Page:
Somebody really needs to apologize for the sorry state of apologies in this country.
Arguably, we’ve never had a more apologetic period, yet acts of public contrition now seem to be just that — mere acts, with polished insincerity emanating from celebrities, politicians, sports figures and other famously infamous folks, seeking absolution for any number of transgressions.
The latest twist? The mea culpas often are punctuated by suggested stints in rehab because (fill in the addiction/illness/mental lapse here) caused your Mel Gibsons, Isaiah Washingtons, Mark Foleys and Michael Richardses to say or do the horrible things they said or did.
Of course, shock jock Don Imus, the latest celebrity apologist, didn’t play the I’m-going-to-therapy card when apologizing for his racist remarks about the Rutgers women’s basketball team. But his halfhearted effort didn’t save his job at CBS Radio, either.
Others often ride the contrition train back to respectability. As Paul Slansky and Arleen Sorkin point out in their new book, “My Bad: 25 Years of Public Apologies” (Bloomsbury, $15.95, 248 pages), “the public apology has come to provide forgiveness for its author without the discomfort of disgrace. It’s like going bankrupt and getting to keep the credit cards.”
Which could be why half the apologies we hear these days are conditional statements devoid of responsibility. To wit, the ever-popular: “If I offended anyone …”
But even that’s better than another troubling trend, the blatant non-apology.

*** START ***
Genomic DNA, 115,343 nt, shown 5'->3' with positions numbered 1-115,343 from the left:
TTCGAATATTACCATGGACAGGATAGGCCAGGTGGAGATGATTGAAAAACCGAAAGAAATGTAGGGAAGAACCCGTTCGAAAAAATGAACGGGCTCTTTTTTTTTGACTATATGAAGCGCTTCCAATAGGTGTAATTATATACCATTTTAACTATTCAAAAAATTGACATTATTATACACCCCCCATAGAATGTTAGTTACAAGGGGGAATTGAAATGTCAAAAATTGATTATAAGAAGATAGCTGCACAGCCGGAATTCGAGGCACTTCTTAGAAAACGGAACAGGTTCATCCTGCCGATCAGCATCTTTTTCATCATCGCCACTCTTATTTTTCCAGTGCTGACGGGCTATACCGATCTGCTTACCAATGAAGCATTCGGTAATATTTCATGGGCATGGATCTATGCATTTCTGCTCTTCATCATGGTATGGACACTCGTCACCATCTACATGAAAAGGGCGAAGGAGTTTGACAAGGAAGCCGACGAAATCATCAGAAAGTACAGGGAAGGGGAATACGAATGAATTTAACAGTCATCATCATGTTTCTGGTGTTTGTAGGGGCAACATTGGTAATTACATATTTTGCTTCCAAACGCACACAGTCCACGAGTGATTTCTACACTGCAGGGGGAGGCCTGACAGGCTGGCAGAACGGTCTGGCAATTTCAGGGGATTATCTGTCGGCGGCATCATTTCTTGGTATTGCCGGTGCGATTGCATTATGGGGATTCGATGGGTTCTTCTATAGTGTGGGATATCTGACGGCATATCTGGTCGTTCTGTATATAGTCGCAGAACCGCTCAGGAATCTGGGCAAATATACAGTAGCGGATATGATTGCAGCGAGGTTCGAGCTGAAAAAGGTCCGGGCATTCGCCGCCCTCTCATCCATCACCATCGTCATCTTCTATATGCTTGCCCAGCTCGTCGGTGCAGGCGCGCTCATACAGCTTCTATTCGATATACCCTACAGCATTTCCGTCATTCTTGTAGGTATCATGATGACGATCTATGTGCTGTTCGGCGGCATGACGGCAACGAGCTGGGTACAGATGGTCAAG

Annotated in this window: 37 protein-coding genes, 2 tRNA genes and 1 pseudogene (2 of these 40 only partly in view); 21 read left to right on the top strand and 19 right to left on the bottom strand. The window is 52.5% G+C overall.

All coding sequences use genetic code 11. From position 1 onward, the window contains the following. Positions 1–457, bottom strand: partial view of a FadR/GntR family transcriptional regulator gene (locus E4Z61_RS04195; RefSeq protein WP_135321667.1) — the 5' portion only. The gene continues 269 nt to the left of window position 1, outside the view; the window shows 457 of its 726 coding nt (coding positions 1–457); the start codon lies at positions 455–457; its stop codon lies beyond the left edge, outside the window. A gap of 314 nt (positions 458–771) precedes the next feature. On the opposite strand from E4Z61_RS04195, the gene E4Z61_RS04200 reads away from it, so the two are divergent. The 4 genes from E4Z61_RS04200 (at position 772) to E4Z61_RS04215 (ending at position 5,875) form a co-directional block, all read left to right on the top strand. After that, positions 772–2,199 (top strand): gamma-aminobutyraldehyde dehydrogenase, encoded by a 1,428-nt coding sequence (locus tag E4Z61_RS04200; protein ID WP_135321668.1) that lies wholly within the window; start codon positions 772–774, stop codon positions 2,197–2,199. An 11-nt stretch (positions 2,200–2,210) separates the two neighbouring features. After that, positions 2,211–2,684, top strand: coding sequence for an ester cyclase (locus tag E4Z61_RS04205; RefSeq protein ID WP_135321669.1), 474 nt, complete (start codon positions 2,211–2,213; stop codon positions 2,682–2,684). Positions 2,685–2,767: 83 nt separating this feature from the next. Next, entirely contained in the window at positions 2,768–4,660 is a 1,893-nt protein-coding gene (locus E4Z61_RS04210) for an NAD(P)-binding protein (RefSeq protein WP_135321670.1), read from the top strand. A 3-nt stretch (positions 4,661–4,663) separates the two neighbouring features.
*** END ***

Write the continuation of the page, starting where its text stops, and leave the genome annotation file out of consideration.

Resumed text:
Take the case of Rock Hill, S.C., Councilman Curwood Chappel, who earlier this month opened a public meeting by “apologizing” to other council members for an expletive-laced tirade the week before. Actually, he started out with one type of apology and ended with another:
“I apologize to whoever it may have offended,” Chappell said. “But I’m not immune to doing it again.”
Gee, straight from the heart.
But as the creators of the Web site www.perfectapology.com say, “Most public apologies almost never completely succeed, for a simple reason: You can’t please all of the people all of the time.”
You can, though, offend most of the people most of the time. And when you do, here’s a guide of what not to say, featuring some people who have already said the worst, the silliest or just the most confusing things in the name of making amends.
- “I acknowledge that mistakes were made here.” Attorney General Alberto Gonzales, on the firing of eight U.S. attorneys
- “He’s right, mistakes were made, and I’m frankly not happy about it.” President Bush, after Gonzales’ remarks
- “Obviously, some mistakes were made.” John Sununu, President George H.W. Bush’s chief of staff, in 1991 after his use of military aircraft for ski trips came to light
- “Mistakes were made here by people who either did it deliberately or inadvertently.” President Bill Clinton, after the 1993 withdrawal of Zoe Baird’s nomination as attorney general
If I offended…